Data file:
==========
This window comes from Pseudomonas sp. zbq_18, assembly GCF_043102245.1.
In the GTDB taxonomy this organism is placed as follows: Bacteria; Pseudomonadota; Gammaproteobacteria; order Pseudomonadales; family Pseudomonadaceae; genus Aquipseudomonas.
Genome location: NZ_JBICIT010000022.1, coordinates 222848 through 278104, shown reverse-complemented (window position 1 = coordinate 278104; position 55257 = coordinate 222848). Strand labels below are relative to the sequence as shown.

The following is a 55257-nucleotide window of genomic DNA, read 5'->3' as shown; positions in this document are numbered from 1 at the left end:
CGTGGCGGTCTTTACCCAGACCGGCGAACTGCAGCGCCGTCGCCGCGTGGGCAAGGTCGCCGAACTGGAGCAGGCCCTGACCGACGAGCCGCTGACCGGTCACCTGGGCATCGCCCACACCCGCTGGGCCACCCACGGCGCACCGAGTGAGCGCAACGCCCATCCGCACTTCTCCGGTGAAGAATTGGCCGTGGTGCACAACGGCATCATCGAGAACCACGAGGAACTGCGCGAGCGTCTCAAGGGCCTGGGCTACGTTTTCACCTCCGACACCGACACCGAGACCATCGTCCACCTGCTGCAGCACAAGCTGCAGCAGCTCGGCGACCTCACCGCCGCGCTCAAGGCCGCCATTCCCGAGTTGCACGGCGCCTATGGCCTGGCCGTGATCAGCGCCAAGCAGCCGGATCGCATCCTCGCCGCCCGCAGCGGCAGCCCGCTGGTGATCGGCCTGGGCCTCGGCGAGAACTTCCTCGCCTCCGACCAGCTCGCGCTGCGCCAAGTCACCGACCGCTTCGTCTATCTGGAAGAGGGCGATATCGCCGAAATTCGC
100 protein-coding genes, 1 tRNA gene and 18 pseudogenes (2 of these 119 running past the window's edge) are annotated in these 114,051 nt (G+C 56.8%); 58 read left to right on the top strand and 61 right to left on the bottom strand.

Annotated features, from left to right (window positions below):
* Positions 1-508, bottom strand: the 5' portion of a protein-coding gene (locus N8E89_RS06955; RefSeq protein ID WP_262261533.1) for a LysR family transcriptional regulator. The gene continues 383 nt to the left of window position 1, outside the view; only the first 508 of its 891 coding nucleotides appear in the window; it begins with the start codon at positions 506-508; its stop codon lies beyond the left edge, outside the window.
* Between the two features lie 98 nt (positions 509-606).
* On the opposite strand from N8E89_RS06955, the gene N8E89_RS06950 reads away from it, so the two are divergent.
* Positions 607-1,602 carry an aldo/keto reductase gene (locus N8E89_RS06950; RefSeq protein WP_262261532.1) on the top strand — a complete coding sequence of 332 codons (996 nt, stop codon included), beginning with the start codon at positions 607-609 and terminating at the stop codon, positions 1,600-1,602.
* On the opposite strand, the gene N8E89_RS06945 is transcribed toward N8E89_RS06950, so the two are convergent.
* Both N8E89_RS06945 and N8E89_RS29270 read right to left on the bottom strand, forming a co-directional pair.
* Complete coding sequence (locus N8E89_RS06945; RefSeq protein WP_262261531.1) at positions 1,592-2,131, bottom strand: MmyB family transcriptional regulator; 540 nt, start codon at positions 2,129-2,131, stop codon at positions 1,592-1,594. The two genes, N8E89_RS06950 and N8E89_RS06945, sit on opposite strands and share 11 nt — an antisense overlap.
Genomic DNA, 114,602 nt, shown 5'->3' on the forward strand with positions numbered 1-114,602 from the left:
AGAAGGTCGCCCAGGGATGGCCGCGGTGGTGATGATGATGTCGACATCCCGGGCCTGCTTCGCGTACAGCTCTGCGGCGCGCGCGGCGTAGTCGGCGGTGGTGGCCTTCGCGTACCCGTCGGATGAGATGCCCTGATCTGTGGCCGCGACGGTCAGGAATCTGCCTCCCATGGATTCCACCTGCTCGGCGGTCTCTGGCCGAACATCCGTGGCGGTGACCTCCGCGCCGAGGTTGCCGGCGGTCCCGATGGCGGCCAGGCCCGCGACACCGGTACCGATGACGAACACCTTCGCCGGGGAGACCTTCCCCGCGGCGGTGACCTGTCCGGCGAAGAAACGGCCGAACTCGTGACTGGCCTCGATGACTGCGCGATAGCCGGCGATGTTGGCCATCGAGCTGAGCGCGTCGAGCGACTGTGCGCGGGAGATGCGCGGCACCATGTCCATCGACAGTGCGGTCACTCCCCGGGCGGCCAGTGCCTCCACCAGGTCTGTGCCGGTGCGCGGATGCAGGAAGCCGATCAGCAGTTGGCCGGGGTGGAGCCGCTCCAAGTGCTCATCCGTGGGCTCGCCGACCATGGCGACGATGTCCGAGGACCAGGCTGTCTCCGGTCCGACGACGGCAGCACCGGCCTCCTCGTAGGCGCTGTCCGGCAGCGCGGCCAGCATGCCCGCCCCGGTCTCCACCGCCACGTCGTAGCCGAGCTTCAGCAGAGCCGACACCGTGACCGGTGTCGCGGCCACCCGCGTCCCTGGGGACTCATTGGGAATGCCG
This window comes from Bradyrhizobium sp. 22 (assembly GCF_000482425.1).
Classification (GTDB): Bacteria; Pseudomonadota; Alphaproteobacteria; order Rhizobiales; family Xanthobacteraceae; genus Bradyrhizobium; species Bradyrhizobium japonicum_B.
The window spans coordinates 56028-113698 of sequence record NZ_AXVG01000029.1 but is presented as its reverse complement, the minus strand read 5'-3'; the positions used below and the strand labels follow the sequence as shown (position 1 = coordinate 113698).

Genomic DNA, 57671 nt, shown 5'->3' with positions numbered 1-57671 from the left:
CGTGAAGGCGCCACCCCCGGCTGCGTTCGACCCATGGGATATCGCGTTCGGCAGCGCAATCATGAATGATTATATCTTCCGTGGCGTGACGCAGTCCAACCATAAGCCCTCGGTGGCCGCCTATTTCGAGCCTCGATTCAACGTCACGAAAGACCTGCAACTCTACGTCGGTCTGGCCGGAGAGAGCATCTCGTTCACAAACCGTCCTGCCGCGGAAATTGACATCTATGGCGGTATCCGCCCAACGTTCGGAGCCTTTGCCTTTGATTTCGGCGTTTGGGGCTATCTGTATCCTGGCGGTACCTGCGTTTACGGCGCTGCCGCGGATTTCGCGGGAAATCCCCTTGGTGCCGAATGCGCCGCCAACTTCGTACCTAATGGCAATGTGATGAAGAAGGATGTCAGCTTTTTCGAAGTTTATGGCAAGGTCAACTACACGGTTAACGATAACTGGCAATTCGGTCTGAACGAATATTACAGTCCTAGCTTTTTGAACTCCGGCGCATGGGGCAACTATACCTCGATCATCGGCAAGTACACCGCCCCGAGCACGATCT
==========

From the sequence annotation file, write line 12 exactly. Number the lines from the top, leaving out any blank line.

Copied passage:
* On the opposite strand, the gene N8E89_RS06945 is transcribed toward N8E89_RS06950, so the two are convergent.